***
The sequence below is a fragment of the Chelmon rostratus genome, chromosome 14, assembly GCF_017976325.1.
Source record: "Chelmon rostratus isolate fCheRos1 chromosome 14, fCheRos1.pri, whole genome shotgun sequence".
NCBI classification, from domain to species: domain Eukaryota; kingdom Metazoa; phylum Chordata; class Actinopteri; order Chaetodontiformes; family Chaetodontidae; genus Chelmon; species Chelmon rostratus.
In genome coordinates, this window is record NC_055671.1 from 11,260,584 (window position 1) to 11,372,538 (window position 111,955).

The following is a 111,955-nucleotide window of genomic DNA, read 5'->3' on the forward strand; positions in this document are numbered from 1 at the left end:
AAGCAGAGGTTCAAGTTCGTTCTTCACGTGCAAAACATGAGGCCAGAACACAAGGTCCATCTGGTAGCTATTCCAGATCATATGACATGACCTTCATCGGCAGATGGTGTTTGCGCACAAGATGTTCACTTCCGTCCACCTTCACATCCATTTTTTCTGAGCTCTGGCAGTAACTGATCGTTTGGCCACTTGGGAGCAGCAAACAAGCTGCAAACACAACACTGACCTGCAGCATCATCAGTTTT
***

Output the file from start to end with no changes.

The sequence below is a fragment of the Chelmon rostratus genome, chromosome 14, assembly GCF_017976325.1.
Source record: "Chelmon rostratus isolate fCheRos1 chromosome 14, fCheRos1.pri, whole genome shotgun sequence".
NCBI classification, from domain to species: domain Eukaryota; kingdom Metazoa; phylum Chordata; class Actinopteri; order Chaetodontiformes; family Chaetodontidae; genus Chelmon; species Chelmon rostratus.
In genome coordinates, this window is record NC_055671.1 from 11,260,584 (window position 1) to 11,372,538 (window position 111,955).

The following is a 111,955-nucleotide window of genomic DNA, read 5'->3' on the forward strand; positions in this document are numbered from 1 at the left end:
AAGCAGAGGTTCAAGTTCGTTCTTCACGTGCAAAACATGAGGCCAGAACACAAGGTCCATCTGGTAGCTATTCCAGATCATATGACATGACCTTCATCGGCAGATGGTGTTTGCGCACAAGATGTTCACTTCCGTCCACCTTCACATCCATTTTTTCTGAGCTCTGGCAGTAACTGATCGTTTGGCCACTTGGGAGCAGCAAACAAGCTGCAAACACAACACTGACCTGCAGCATCATCAGTTTT